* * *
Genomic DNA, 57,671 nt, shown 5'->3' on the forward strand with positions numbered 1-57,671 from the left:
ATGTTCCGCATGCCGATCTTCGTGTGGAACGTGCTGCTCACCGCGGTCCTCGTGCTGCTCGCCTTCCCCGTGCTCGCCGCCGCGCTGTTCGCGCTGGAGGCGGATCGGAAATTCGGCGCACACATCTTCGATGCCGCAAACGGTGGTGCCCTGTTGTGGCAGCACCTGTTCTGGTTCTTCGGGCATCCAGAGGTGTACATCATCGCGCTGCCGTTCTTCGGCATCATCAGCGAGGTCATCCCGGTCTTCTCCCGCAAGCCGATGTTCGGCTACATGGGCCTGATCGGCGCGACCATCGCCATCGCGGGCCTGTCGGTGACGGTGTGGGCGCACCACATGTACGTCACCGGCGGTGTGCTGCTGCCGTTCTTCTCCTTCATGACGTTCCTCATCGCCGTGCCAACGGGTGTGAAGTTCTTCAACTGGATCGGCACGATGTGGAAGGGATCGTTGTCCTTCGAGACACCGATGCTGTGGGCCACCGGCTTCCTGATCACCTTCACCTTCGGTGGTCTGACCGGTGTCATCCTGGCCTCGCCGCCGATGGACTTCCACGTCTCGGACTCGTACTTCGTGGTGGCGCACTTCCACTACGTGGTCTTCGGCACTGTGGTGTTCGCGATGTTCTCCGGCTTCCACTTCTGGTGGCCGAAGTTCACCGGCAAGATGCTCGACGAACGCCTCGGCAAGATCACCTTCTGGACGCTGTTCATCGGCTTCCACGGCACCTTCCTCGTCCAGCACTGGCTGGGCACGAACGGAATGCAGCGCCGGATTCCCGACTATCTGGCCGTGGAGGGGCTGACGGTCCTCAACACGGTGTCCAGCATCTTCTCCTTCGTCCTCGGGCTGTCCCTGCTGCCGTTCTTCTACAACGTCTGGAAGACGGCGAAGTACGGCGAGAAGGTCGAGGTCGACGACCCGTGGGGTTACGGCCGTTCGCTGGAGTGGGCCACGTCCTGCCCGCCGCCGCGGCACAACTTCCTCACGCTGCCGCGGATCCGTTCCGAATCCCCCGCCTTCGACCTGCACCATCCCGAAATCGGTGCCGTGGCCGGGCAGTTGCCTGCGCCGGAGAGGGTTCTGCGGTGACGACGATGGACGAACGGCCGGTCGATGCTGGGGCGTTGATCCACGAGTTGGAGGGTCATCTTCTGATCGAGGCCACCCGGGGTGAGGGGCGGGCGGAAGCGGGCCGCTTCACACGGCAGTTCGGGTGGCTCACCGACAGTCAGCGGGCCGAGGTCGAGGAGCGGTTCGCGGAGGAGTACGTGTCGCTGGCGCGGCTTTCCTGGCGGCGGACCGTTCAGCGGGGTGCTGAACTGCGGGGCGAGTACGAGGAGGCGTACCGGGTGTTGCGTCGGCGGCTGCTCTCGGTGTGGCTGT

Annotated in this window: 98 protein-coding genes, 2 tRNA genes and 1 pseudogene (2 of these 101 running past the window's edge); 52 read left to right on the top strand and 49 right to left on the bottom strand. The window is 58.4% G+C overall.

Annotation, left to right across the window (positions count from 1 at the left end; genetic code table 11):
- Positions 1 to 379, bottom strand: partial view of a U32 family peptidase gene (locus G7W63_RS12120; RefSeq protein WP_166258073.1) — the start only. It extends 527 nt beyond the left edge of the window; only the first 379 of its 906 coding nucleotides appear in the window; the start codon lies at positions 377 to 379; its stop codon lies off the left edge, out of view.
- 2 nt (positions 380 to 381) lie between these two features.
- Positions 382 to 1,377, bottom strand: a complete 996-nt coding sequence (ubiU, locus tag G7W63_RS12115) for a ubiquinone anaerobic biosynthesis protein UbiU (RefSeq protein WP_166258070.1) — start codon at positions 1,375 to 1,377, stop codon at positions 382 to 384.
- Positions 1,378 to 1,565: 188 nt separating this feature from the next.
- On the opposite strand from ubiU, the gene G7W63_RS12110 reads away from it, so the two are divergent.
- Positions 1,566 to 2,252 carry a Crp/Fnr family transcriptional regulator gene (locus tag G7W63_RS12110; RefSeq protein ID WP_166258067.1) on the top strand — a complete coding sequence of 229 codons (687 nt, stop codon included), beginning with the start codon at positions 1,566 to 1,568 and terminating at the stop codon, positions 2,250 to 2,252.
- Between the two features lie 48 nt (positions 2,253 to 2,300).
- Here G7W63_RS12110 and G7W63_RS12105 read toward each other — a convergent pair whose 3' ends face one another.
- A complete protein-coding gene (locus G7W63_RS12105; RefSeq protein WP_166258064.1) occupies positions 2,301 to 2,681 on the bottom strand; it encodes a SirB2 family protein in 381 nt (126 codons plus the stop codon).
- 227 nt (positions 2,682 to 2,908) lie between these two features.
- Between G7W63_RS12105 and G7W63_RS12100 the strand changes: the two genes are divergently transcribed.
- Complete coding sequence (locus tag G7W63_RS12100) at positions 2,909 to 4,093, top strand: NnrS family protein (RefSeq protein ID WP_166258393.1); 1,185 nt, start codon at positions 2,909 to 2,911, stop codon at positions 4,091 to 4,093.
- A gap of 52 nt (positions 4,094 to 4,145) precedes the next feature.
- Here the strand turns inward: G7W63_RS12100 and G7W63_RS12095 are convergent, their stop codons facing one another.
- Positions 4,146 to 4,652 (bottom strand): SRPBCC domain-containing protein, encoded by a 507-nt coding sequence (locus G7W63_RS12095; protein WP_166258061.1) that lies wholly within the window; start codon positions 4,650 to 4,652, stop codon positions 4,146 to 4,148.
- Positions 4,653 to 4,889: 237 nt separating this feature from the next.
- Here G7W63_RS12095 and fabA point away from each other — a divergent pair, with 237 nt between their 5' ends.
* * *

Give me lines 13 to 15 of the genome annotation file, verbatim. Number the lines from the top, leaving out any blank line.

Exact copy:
- A complete protein-coding gene (locus G7W63_RS12105; RefSeq protein WP_166258064.1) occupies positions 2,301 to 2,681 on the bottom strand; it encodes a SirB2 family protein in 381 nt (126 codons plus the stop codon).
- 227 nt (positions 2,682 to 2,908) lie between these two features.
- Between G7W63_RS12105 and G7W63_RS12100 the strand changes: the two genes are divergently transcribed.